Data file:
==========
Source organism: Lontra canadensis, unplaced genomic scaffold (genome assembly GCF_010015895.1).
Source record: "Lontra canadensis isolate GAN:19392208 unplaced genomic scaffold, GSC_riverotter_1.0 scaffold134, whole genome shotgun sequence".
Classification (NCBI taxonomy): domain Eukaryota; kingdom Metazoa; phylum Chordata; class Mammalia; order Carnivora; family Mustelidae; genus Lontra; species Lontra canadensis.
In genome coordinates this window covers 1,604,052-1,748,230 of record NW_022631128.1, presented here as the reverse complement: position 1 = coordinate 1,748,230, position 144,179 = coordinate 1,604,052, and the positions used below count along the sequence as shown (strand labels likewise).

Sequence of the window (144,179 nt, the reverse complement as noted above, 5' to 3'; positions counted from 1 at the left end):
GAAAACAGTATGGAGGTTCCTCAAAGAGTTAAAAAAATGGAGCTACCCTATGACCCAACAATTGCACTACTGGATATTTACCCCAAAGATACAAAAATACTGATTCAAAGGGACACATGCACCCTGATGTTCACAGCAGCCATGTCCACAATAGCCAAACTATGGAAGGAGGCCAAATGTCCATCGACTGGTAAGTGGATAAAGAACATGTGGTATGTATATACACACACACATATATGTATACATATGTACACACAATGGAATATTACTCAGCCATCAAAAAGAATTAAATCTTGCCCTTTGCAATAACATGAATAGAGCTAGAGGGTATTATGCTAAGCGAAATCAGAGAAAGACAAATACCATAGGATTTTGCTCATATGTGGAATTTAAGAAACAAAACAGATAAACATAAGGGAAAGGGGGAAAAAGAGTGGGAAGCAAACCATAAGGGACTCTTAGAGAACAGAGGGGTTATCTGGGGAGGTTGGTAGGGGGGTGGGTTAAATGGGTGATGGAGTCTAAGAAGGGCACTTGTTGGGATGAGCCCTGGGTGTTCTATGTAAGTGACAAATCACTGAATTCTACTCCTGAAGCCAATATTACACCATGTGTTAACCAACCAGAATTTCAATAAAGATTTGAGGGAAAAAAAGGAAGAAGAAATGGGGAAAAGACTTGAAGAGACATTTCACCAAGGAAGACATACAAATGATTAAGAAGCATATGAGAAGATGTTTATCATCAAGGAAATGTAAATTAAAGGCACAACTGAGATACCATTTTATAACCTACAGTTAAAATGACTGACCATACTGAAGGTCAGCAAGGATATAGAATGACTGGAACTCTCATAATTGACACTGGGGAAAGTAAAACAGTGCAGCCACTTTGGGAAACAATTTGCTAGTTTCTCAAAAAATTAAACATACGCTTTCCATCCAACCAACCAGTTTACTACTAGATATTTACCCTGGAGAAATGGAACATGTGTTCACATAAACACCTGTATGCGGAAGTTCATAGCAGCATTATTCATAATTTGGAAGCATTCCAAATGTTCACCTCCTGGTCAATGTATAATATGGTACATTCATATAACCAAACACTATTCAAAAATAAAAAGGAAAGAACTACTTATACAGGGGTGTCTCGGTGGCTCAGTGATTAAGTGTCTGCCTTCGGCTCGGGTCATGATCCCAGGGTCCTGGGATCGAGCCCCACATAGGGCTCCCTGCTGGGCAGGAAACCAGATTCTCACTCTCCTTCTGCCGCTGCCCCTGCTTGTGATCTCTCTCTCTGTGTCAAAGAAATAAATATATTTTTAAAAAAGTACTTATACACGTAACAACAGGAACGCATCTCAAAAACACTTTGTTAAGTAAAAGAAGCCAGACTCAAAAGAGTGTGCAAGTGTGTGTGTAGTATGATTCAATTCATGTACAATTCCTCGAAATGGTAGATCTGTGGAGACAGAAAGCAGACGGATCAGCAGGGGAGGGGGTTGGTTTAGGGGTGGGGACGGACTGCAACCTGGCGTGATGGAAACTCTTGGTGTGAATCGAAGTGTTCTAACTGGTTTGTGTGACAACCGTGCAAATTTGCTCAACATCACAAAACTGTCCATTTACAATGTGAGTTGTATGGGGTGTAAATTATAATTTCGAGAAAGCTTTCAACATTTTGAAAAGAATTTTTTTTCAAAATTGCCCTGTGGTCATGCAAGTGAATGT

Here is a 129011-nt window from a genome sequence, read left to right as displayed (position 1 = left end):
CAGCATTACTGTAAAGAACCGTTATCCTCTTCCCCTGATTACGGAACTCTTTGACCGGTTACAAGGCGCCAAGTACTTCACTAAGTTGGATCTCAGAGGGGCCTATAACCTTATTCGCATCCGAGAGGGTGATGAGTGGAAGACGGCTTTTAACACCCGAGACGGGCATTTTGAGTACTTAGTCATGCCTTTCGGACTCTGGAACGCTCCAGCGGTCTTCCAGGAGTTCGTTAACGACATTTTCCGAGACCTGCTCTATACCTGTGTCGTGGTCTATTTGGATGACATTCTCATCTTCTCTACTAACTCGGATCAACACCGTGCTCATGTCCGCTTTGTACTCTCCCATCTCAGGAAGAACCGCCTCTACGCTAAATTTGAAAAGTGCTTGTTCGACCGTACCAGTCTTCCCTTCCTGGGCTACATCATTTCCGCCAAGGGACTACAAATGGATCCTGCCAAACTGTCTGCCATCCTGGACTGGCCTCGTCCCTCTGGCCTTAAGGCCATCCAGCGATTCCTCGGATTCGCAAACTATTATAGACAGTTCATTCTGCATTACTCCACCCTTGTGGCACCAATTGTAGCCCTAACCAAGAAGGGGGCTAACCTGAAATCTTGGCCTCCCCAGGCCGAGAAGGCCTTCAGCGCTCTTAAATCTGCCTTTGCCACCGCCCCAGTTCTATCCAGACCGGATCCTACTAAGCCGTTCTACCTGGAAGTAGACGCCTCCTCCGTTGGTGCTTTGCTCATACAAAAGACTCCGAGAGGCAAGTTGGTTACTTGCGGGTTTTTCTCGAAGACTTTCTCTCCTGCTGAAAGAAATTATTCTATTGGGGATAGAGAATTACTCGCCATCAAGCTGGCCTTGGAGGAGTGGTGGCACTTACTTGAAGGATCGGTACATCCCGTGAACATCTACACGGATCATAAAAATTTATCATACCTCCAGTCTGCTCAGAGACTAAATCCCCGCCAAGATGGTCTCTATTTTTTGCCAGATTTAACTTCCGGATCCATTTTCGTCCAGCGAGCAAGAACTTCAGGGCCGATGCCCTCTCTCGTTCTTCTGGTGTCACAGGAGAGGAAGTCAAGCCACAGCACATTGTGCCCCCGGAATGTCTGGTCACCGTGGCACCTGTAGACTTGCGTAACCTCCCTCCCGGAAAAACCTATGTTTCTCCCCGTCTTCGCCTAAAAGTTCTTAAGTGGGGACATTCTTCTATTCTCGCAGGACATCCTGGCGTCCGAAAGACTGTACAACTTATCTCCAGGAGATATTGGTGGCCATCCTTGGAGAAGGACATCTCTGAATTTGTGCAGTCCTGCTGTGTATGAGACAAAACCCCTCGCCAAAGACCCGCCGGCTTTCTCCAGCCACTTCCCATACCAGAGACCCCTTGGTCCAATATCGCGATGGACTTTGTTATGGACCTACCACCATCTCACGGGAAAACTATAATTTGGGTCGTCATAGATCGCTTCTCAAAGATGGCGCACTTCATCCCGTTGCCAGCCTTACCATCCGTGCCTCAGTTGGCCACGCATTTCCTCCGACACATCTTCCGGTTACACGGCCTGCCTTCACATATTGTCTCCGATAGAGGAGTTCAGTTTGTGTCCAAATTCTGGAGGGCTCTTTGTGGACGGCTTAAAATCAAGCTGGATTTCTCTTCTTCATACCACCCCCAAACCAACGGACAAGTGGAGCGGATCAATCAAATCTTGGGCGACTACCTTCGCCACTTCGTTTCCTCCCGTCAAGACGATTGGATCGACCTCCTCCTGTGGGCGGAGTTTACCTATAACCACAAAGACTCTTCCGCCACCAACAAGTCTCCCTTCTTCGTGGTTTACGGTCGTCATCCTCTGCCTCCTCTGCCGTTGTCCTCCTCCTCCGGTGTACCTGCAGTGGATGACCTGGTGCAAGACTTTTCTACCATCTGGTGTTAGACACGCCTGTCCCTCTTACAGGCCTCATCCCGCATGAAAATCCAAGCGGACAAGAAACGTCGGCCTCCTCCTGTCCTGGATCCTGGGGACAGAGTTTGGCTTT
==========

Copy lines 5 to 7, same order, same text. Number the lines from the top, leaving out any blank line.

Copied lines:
Sequence of the window (144,179 nt, the reverse complement as noted above, 5' to 3'; positions counted from 1 at the left end):
GAAAACAGTATGGAGGTTCCTCAAAGAGTTAAAAAAATGGAGCTACCCTATGACCCAACAATTGCACTACTGGATATTTACCCCAAAGATACAAAAATACTGATTCAAAGGGACACATGCACCCTGATGTTCACAGCAGCCATGTCCACAATAGCCAAACTATGGAAGGAGGCCAAATGTCCATCGACTGGTAAGTGGATAAAGAACATGTGGTATGTATATACACACACACATATATGTATACATATGTACACACAATGGAATATTACTCAGCCATCAAAAAGAATTAAATCTTGCCCTTTGCAATAACATGAATAGAGCTAGAGGGTATTATGCTAAGCGAAATCAGAGAAAGACAAATACCATAGGATTTTGCTCATATGTGGAATTTAAGAAACAAAACAGATAAACATAAGGGAAAGGGGGAAAAAGAGTGGGAAGCAAACCATAAGGGACTCTTAGAGAACAGAGGGGTTATCTGGGGAGGTTGGTAGGGGGGTGGGTTAAATGGGTGATGGAGTCTAAGAAGGGCACTTGTTGGGATGAGCCCTGGGTGTTCTATGTAAGTGACAAATCACTGAATTCTACTCCTGAAGCCAATATTACACCATGTGTTAACCAACCAGAATTTCAATAAAGATTTGAGGGAAAAAAAGGAAGAAGAAATGGGGAAAAGACTTGAAGAGACATTTCACCAAGGAAGACATACAAATGATTAAGAAGCATATGAGAAGATGTTTATCATCAAGGAAATGTAAATTAAAGGCACAACTGAGATACCATTTTATAACCTACAGTTAAAATGACTGACCATACTGAAGGTCAGCAAGGATATAGAATGACTGGAACTCTCATAATTGACACTGGGGAAAGTAAAACAGTGCAGCCACTTTGGGAAACAATTTGCTAGTTTCTCAAAAAATTAAACATACGCTTTCCATCCAACCAACCAGTTTACTACTAGATATTTACCCTGGAGAAATGGAACATGTGTTCACATAAACACCTGTATGCGGAAGTTCATAGCAGCATTATTCATAATTTGGAAGCATTCCAAATGTTCACCTCCTGGTCAATGTATAATATGGTACATTCATATAACCAAACACTATTCAAAAATAAAAAGGAAAGAACTACTTATACAGGGGTGTCTCGGTGGCTCAGTGATTAAGTGTCTGCCTTCGGCTCGGGTCATGATCCCAGGGTCCTGGGATCGAGCCCCACATAGGGCTCCCTGCTGGGCAGGAAACCAGATTCTCACTCTCCTTCTGCCGCTGCCCCTGCTTGTGATCTCTCTCTCTGTGTCAAAGAAATAAATATATTTTTAAAAAAGTACTTATACACGTAACAACAGGAACGCATCTCAAAAACACTTTGTTAAGTAAAAGAAGCCAGACTCAAAAGAGTGTGCAAGTGTGTGTGTAGTATGATTCAATTCATGTACAATTCCTCGAAATGGTAGATCTGTGGAGACAGAAAGCAGACGGATCAGCAGGGGAGGGGGTTGGTTTAGGGGTGGGGACGGACTGCAACCTGGCGTGATGGAAACTCTTGGTGTGAATCGAAGTGTTCTAACTGGTTTGTGTGACAACCGTGCAAATTTGCTCAACATCACAAAACTGTCCATTTACAATGTGAGTTGTATGGGGTGTAAATTATAATTTCGAGAAAGCTTTCAACATTTTGAAAAGAATTTTTTTTCAAAATTGCCCTGTGGTCATGCAAGTGAATGT

Here is a 129011-nt window from a genome sequence, read left to right as displayed (position 1 = left end):